I was still feeling good at mile 11, despite the relentless sun, when I could hear the sound tunnel of Wellesley up ahead. When I got there, I stayed left so I could just run past everyone stopping and enjoy the show from afar. So it seems pretty obvious to me that the girls of Wellesley have some sort of competition to see who can get the most kisses. But who keeps count? Who maintains the official tally? They employed various strategies in an attempt to draw in runners.
Some girls tried the witty/funny route:
Some girls tried the geography approach. “I’ll draw in every runner from Michigan!”:
And finally, others employed the tried and true method of sexuality. I’ve never seen so much cleavage at Wellesley. Come on y’all, you’re distracting me – I’m trying to run here!
But the one lady who seemed to be crushing everybody in the kiss acquisition competition was an elderly woman in a Wellesley t-shirt: guys were literally stopping and queuing up to get a kiss from her. I bet she won in a landslide.
Every Boston, I inadvertently speed up through Wellesley – the scream tunnel and the downhill stretch here propel you through the halfway point. I hit the half in just over 1:50 which is right around what I would’ve expected, if maybe just a smidge fast. I was still happy.
If I’m being completely honest here, I had entertained pre-race notions of DNFing (“did not finish” for any non-runners who may have stumbled upon this blog). I knew I was not in the best of shape and that things would most likely get ugly and painful – I wasn’t sure I was up to putting myself through the torture of the bonk of the unfit man. If you’ve read this blog before, you may have read me talking about the fact that I don’t know how to quit, not metaphorically, but literally. As in “How do I quit? Do I call a cab or Uber? Do I just stop and wander around and hope that somebody notices me?” But I knew how to do it here having spectated a year earlier – I knew exactly where to get on the T in Newton so I told myself before the race, “If you’re feeling bad before Newton, just hop the T and call it a day.”
But how could I quit and then later try to implore my JITFO teammates to keep working hard in the Blue Ridge Relay? How could I yell at somebody running up the mountain goat leg, “Keep working! Don’t quit!” Wouldn’t they look at me incredulously and think, “The Boston quitter is yelling at me not to quit?!?” How could I lead a running group that is specifically about not quitting in the face of adversity?!? So when I crossed the halfway point and still felt okay, I abandoned this idea of quitting in Newton. “Okay, finished the warm-up. Let’s run a half marathon.”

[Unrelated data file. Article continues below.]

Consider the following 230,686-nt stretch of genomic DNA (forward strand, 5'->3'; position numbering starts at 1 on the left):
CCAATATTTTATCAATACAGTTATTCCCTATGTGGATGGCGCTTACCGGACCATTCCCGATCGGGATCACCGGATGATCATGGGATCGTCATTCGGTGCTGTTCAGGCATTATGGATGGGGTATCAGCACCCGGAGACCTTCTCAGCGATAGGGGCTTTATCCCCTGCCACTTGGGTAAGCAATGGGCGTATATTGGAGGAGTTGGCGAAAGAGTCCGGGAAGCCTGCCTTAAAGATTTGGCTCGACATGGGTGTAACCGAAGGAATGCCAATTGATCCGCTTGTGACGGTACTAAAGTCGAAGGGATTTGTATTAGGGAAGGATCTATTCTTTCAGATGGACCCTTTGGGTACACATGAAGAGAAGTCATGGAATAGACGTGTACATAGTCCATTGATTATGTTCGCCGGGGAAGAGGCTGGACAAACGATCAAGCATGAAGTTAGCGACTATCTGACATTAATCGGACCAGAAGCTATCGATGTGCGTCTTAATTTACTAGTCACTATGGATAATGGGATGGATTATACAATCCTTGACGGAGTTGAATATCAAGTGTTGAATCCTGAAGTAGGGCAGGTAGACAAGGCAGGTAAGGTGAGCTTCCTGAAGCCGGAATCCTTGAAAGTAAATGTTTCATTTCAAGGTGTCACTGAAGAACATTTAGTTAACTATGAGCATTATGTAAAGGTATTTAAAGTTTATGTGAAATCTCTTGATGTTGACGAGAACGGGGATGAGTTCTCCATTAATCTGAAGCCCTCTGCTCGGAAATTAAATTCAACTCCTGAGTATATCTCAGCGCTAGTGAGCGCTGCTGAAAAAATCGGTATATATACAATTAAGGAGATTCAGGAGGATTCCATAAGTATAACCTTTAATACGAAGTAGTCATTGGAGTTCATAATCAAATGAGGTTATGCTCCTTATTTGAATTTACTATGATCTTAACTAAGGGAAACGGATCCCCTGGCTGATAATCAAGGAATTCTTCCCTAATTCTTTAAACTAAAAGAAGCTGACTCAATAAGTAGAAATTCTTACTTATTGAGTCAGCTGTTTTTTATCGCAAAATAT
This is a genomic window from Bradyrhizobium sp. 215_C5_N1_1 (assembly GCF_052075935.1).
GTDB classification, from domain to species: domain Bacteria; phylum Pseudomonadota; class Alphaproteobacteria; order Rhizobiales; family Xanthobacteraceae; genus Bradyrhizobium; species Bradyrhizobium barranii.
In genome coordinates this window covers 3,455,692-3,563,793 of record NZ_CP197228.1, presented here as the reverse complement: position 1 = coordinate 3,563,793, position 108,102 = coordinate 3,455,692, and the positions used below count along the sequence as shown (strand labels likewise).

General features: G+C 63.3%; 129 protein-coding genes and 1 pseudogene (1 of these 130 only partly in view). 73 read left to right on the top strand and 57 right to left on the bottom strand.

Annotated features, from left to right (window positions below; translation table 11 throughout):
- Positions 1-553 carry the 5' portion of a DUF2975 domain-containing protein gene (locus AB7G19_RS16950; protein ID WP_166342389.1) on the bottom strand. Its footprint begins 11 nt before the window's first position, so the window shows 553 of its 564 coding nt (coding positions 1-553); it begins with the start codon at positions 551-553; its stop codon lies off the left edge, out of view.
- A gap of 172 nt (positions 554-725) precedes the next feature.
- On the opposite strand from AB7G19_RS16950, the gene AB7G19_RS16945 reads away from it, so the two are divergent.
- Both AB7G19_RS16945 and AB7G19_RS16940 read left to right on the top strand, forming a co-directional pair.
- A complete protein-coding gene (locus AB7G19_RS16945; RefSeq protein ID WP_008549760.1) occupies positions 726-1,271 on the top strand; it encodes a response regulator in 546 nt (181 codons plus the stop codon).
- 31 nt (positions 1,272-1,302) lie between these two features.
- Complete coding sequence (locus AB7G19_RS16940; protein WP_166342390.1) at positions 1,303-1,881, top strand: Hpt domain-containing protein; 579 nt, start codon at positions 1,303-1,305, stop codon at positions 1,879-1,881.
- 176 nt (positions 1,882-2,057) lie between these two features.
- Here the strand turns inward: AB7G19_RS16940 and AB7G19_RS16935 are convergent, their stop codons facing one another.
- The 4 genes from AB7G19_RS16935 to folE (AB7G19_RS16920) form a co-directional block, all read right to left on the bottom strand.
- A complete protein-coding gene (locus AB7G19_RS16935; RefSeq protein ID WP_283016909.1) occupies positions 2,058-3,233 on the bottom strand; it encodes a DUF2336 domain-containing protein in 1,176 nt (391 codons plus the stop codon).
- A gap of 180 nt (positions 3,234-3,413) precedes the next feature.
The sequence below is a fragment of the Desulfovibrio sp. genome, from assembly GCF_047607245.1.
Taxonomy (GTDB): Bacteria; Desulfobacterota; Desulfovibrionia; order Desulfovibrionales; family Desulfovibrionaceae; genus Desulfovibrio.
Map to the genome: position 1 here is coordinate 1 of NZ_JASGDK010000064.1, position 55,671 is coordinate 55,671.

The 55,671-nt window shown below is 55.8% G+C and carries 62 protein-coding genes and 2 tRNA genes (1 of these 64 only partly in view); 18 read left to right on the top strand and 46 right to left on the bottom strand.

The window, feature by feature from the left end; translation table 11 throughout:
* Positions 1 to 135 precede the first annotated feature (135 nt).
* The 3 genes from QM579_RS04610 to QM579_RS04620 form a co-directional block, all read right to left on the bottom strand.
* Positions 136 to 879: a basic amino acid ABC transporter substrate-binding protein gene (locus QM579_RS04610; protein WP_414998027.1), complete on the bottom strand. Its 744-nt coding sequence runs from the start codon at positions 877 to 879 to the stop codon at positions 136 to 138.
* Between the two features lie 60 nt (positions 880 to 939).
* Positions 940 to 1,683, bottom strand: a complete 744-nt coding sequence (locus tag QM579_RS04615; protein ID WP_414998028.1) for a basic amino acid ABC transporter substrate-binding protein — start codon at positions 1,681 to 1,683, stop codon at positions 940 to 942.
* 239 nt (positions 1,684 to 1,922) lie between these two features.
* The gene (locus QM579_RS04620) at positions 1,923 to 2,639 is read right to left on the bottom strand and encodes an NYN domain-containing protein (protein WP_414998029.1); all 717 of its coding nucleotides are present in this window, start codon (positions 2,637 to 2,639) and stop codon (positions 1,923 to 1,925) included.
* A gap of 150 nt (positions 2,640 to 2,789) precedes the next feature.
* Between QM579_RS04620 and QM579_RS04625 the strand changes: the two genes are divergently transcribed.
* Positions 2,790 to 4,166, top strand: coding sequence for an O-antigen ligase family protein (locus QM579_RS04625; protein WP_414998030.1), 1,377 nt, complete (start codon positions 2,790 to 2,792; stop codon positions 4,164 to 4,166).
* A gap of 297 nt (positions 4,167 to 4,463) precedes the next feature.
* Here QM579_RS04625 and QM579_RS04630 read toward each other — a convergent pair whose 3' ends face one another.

Through the half, it was all puppies and rainbows. But shortly thereafter, the wheels on the bus started getting wobbly. And the fatigue didn’t seem to creep up on me like it typically did in the marathon – it jumped up and slapped me in the face.
Ten of my first 13 miles were run in under 8:30. After the half, I’d only run one more mile in under 8:30, and that would be the steep downhill of mile 16, just before hitting the hills of Newton. Somewhere around mile 14, Brian Morris, fresh as a daisy and pacing a buddy, popped up and said hello and it’s when I went to respond, fatigue punched me in the face and said, “Not so fast”. When I tried to say, “Hey Brian!” or the like, I huffed and puffed and sounded like someone with a speech impediment. Uh-oh, very uh-oh. Brian looked like he wasn’t even sweating, like he’d just stepped off the curb and began running ten feet ago. I looked like I just went 15 rounds in an MMA fight and lost, badly.